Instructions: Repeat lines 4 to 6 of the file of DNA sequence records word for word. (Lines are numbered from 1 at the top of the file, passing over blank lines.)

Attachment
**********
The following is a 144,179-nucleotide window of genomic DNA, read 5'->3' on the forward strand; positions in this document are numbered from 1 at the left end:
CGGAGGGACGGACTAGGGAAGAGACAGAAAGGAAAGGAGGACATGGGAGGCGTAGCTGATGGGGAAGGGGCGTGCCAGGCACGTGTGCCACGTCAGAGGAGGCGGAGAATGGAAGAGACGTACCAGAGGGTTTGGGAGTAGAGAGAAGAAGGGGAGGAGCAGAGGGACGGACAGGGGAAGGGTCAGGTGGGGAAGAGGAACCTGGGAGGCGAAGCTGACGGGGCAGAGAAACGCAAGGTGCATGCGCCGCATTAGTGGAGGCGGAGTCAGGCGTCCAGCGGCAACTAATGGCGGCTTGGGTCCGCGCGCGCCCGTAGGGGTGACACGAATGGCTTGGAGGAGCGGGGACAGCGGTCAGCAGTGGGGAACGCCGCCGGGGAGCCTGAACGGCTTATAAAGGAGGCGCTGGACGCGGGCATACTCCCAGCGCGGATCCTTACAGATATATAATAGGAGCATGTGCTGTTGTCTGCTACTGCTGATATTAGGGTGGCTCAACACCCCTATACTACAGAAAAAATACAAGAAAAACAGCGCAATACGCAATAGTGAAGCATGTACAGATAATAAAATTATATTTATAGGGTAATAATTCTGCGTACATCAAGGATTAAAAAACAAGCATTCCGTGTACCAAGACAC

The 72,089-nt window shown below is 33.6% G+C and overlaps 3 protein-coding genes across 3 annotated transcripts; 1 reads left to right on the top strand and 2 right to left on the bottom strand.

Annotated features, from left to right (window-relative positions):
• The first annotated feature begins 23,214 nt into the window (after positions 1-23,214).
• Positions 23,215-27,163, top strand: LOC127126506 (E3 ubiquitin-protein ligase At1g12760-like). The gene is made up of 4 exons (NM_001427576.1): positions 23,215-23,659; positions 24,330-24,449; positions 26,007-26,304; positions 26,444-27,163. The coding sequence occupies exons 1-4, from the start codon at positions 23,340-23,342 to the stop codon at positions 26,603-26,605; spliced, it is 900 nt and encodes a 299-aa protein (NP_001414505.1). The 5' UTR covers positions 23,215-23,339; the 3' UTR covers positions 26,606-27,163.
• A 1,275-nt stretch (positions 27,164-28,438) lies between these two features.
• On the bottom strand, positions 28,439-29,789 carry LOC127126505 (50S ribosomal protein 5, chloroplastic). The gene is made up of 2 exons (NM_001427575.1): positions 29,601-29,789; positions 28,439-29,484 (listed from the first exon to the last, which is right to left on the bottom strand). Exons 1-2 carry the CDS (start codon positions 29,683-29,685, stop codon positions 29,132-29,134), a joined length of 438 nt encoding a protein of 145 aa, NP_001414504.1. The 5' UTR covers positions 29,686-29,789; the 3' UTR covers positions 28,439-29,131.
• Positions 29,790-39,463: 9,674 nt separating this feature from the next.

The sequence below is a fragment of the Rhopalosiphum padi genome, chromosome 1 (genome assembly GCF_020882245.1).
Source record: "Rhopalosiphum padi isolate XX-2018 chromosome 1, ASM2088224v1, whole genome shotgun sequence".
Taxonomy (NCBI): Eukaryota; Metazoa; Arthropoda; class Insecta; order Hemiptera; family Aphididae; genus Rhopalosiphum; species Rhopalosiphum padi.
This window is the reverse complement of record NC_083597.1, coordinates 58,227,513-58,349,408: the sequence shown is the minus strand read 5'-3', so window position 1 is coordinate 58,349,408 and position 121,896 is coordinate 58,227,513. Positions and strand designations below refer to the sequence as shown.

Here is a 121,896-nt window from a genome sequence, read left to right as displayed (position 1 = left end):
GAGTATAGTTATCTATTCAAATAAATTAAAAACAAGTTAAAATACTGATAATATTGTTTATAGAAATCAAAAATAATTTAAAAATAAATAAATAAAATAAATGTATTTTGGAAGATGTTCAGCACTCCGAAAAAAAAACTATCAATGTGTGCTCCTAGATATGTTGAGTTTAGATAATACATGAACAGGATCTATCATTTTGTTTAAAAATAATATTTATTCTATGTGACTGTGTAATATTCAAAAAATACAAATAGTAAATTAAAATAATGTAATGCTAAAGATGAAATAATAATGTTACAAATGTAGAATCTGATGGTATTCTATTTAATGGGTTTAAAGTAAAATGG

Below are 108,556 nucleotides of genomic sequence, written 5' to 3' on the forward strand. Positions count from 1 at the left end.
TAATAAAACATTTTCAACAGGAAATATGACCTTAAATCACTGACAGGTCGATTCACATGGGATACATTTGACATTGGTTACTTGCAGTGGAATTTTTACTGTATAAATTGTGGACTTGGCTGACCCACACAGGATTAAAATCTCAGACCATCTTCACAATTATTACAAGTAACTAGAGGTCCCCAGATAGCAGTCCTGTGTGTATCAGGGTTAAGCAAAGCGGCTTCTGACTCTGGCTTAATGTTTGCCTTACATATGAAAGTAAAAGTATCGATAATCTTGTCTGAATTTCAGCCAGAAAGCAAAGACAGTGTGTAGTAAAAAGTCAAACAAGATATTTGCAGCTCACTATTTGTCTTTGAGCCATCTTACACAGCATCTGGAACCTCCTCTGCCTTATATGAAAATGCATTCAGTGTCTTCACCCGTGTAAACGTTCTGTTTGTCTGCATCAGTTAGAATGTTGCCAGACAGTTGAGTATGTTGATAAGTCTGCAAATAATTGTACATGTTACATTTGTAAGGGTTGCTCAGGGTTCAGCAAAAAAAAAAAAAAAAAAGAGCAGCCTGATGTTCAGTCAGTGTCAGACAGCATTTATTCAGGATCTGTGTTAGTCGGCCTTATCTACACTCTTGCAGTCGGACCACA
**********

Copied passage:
Annotated features, from left to right (window-relative positions):
• The first annotated feature begins 23,214 nt into the window (after positions 1-23,214).
• Positions 23,215-27,163, top strand: LOC127126506 (E3 ubiquitin-protein ligase At1g12760-like). The gene is made up of 4 exons (NM_001427576.1): positions 23,215-23,659; positions 24,330-24,449; positions 26,007-26,304; positions 26,444-27,163. The coding sequence occupies exons 1-4, from the start codon at positions 23,340-23,342 to the stop codon at positions 26,603-26,605; spliced, it is 900 nt and encodes a 299-aa protein (NP_001414505.1). The 5' UTR covers positions 23,215-23,339; the 3' UTR covers positions 26,606-27,163.